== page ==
"The effect of the area and type of surface of ten silica thickeners and aluminum oxide on grease permeability, on the sorption of PAN [Phenyl-α-naphthylamine] by the grease, and on subsequent extraction were studied. For grease containing 6% per cent of thickener, permeability coefficients varied from 20.1 x 10⁻¹¹ cm² to 168 x 10⁻¹¹ cm². For each silica type they decreased with increase in surface area of the thickener. The level of the permeability coefficient is generally related to the worked penetration. In sorption measurements using permeating oils of varying PAN concentration, the amount of PAN associated with the thickener surface increased with PAN concentration. PAN concentration after equilibrium was reached was independent of the thickness of the grease cake. For each type of the silica thickener studied, the equilibrium PAN concentration increased with thickener surface area. Extraction experiments were performed with oil containing no additive on the same grease samples on which sorption experiments were run. The final PAN concentrations were small. The differences among the final equilibrium concentrations of additive in the greases were a function of the type of silica thickener. No significant surface area trend was observed. Initial rate constants for the additive exchange were the same for both sorption and extraction suggesting that the rate limiting step for replacement of the oil in the grease or for additive transfer between permeating oil and the oil in the grease is the same for the sorption and extraction experiments"--Abstract, page x-xi.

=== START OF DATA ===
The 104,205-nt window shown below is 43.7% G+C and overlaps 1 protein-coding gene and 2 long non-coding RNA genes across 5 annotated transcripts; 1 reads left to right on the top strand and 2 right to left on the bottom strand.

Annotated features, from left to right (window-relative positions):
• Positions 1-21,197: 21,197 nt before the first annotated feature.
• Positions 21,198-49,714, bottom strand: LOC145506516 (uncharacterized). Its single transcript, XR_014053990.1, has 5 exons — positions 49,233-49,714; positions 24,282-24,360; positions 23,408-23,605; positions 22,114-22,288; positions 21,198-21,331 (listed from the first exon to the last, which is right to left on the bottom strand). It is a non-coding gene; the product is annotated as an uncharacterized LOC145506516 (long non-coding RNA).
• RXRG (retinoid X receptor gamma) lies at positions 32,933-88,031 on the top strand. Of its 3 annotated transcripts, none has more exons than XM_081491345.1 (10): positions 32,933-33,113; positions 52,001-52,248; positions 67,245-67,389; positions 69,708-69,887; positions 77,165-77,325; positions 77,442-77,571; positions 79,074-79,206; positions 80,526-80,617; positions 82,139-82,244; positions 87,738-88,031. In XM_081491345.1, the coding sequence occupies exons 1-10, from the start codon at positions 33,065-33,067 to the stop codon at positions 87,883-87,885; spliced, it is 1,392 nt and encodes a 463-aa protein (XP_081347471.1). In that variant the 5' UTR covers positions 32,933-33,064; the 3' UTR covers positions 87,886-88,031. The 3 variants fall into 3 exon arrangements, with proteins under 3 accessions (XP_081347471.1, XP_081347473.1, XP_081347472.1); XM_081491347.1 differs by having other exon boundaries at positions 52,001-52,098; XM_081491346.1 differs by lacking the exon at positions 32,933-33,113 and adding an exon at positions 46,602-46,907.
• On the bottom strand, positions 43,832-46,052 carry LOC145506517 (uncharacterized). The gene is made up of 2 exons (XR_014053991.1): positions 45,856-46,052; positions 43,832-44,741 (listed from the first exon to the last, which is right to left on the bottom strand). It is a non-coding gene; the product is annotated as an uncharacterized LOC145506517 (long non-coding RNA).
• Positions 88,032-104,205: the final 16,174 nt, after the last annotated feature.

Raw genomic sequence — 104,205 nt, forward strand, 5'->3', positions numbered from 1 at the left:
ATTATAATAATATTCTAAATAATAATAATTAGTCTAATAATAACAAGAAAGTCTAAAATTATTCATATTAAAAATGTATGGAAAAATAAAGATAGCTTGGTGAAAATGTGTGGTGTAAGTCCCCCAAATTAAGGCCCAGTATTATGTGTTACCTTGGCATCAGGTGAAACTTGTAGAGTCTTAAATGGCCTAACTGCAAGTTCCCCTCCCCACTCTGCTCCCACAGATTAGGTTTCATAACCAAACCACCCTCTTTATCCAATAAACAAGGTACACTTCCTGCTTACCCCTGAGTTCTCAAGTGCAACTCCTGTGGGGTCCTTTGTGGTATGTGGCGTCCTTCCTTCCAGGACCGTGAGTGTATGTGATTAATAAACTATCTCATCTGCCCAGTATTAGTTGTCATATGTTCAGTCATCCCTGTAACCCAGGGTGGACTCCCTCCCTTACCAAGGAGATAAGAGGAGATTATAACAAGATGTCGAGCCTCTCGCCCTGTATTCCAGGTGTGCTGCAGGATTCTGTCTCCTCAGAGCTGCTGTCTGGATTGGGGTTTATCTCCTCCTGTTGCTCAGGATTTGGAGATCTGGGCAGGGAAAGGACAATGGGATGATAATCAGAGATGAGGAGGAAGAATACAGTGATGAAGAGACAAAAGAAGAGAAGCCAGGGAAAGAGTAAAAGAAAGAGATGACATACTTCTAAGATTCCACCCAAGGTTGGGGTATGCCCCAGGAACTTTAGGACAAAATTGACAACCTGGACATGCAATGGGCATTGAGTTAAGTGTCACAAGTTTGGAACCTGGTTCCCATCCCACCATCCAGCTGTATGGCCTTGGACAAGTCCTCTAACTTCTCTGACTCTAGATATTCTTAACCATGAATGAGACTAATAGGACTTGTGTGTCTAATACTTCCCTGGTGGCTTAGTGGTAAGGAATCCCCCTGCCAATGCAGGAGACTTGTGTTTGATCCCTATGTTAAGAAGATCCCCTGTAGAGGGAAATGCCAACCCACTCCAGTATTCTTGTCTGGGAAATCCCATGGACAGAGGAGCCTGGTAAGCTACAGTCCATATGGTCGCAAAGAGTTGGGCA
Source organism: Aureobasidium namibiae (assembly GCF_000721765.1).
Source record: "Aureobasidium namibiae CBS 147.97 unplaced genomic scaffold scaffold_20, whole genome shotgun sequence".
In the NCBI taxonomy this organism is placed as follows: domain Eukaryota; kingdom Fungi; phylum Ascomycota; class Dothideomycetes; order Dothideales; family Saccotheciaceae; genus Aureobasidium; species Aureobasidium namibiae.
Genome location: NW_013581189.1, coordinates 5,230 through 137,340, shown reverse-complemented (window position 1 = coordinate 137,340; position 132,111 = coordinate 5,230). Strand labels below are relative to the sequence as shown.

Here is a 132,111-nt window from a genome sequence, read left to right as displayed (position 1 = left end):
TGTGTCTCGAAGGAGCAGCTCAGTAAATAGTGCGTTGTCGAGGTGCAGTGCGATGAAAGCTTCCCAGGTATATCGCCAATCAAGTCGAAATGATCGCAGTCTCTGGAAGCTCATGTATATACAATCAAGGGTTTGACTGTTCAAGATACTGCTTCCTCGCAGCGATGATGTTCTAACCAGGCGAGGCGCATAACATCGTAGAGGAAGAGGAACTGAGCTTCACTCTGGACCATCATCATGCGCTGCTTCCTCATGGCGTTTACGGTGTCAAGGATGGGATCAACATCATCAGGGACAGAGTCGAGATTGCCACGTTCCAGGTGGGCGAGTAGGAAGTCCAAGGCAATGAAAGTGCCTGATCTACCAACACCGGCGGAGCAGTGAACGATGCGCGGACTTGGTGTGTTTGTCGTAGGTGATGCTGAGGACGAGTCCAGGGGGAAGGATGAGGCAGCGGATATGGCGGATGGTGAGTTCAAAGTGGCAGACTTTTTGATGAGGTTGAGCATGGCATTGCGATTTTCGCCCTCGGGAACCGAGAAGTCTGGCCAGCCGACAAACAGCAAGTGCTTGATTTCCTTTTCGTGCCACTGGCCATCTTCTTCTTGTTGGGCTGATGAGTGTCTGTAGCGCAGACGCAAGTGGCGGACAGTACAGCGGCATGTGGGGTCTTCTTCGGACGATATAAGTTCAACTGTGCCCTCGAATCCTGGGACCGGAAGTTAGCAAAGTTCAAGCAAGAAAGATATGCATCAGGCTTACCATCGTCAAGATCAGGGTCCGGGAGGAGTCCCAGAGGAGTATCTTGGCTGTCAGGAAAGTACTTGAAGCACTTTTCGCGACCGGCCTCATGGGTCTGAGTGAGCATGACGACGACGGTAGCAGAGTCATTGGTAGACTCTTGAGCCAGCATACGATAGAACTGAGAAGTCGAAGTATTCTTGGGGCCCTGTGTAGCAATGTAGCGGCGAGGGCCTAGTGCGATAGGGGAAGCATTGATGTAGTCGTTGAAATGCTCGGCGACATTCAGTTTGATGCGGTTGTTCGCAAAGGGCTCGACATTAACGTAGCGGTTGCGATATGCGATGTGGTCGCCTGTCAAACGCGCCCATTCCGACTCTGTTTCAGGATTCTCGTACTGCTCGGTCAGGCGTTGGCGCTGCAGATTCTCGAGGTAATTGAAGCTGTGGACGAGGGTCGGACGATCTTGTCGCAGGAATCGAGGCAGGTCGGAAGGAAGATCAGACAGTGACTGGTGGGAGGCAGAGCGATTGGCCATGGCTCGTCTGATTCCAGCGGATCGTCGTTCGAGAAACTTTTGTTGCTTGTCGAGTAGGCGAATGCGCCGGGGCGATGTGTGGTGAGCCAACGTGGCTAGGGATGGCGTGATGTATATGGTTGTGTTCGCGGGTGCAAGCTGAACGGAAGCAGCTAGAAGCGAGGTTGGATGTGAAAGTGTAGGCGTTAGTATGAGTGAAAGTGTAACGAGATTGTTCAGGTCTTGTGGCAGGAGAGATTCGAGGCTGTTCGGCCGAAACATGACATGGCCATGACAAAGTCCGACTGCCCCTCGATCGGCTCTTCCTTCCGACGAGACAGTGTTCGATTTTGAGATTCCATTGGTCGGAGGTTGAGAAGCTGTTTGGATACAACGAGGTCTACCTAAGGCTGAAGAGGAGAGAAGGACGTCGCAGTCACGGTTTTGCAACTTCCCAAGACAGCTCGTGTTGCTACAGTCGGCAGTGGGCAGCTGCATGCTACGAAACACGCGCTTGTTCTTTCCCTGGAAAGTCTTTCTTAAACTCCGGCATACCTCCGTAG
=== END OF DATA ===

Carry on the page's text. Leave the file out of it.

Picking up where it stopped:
Zakin, J. L.
Mayhan, Kenneth G.
Venable, Raymond L., 1935-2008
Chemical and Biochemical Engineering
M.S. in Chemical Engineering
University of Missouri at Rolla
xi, 111 pages
© 1968 Chan-Shan Fan, All rights reserved.
Thesis - Open Access
Library of Congress Subject Headings
Lubrication and lubricants -- Testing
Print OCLC #
Electronic OCLC #
Link to Catalog Record
Fan, Chan-Shan, "Permeability and additive sorption and extraction in lubricating greases" (1968). Masters Theses. 5217.